“In fact, deployment of this model with a thoughtful strategy should only present gains in the patient care model,” she explains. “With this model healthcare providers are better able to enhance the independence of patients, thus improving the overall feeling of ‘well being’ of the patient as well as caregivers involved with the patient.
“As the deployment of services, such as an oxygen limited delivery model are rolled out, this presents an opportunity to drive down business costs, such as fuel, vehicle depreciation, maintenance, and gas contents,” Riley continues. “These significant savings can go toward other investments, such as clinicians making less costly phone follow up calls and collecting information aimed at issues that will reduce hospital admissions.”
Lloyd also feels that a low/no delivery method does not diminish a patient’s level of care.
“Our job is the delivery of a prescribed flow rate of oxygen to a patient,” he says. “Non-delivery systems generally provide unlimited portable oxygen so they are actually capable of supporting the clinical goals in a better way as they encourage ambulation.”
Lloyd also says he believes that because most patients most value the independence low/no delivery gives them, they prefer not to have regular in-home visits.
Clinical protocols in home oxygen therapy have always varied greatly by provider but Lewarski would argue that a well run home oxygen program that uses new technologies will be dramatically more efficient with improved care.
“Eliminating non-valued-added activities will free up resources and monies that can be re-deployed elsewhere in the businesses,” he says. “For many, clinical services are at the top of the list. Organized, well-structured and appropriately employed clinical services can drive quality and more efficiency back into the business, especially in this new environment of ACOs and hospital readmission penalties.”
“We have not had any patients voice concerns about using POCs over traditional therapy,” Baxer says. “The main issues they have are questions about battery life. They all would like to have at least five hours of battery life, which is what we supply each patient; therefore, because of the battery life concerns, patients that are on higher liter flow are not appropriate for POCs because the life of the battery does not support their portability. Overall, we have seen no decline in quality of care.”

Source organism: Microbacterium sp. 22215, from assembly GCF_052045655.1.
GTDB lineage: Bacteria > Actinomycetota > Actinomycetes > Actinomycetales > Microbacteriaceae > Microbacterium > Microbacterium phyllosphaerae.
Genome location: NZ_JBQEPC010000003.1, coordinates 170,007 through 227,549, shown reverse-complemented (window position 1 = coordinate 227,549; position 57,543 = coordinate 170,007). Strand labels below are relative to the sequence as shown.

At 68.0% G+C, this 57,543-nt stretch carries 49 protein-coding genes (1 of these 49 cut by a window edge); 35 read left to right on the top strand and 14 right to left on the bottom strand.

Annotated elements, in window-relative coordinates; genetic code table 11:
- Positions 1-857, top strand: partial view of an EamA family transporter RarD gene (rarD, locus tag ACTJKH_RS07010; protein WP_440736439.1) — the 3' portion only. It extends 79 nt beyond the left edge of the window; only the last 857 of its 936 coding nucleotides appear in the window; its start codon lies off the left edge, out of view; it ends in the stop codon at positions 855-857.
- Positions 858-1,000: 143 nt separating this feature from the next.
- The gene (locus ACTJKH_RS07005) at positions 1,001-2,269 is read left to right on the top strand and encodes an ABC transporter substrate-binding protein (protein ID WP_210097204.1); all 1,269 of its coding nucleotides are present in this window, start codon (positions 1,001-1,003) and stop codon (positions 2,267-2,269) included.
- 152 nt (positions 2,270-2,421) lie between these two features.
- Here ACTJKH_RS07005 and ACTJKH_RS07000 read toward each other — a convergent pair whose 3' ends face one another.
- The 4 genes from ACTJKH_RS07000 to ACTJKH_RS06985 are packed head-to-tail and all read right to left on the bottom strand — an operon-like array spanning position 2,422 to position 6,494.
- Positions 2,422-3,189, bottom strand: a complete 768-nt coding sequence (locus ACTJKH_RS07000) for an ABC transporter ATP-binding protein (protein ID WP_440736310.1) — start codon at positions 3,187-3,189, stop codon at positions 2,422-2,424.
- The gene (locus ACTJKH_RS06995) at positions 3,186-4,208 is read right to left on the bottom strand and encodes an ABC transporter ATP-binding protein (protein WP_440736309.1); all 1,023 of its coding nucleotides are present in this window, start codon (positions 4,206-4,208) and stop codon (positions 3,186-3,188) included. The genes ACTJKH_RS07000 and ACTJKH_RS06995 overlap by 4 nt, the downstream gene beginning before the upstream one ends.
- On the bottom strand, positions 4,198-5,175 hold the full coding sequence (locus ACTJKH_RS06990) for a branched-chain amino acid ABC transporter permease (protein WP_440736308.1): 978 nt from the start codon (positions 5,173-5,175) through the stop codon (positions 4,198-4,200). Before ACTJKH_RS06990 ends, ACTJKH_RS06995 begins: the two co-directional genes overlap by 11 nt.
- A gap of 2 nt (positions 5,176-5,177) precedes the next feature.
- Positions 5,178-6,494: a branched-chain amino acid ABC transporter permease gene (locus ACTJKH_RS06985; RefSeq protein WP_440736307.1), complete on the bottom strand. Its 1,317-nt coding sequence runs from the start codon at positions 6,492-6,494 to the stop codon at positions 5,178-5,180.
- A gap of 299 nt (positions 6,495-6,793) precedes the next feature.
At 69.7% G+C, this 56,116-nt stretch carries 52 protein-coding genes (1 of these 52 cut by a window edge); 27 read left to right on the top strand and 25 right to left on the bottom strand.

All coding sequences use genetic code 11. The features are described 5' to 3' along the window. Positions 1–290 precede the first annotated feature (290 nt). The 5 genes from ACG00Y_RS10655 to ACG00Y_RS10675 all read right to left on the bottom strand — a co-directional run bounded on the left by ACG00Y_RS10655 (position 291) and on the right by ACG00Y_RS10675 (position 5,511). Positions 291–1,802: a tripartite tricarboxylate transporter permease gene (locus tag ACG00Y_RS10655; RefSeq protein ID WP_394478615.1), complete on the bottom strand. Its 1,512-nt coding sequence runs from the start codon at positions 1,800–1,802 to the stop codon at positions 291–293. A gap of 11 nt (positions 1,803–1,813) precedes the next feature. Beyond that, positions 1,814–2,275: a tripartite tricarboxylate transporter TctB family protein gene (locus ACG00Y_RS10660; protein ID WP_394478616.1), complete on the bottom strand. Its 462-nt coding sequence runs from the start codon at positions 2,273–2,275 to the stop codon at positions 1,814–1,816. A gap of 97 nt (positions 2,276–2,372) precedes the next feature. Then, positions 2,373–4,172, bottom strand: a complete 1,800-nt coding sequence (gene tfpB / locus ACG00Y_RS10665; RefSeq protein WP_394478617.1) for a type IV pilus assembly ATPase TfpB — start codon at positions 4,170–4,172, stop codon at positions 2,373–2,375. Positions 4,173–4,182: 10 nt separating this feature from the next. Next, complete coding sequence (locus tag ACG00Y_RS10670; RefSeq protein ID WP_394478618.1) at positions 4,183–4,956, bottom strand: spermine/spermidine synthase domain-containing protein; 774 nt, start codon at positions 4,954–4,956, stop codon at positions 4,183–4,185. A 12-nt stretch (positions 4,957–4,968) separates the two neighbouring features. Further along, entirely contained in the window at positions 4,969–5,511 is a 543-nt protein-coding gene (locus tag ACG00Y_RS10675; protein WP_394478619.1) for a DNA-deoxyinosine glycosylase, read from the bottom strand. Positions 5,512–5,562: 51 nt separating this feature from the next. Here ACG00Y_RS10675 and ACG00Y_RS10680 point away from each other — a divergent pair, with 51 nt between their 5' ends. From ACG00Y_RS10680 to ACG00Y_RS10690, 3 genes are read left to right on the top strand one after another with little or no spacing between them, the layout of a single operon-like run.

Freedom and independence top the list of what patients most enjoy about low/no delivery models. Riley says that not having to manage or constantly think about the numbers of tanks left on the porch prior to the next scheduled delivery from the HME team offers a sense of relief to patients.
“Most patients have embraced non-delivery, as they have access to new technology,” Fary notes. “Smaller POCs with longer battery life enable them to live a lifestyle that is closer to their lifestyle before becoming tethered to oxygen. … Just because there is not a monthly delivery does not mean that the patient is not being touched.”
Lewarski says that based on his interaction with oxygen users and discussions with providers, the reactions for low/no delivery are generally very favorable. The process of ordering and scheduling portable oxygen has always ranked high in patient complaints and frustration. Ordering portable oxygen and waiting for delivery often led to patients rationing their portable oxygen and in some cases, being non-compliant to therapy.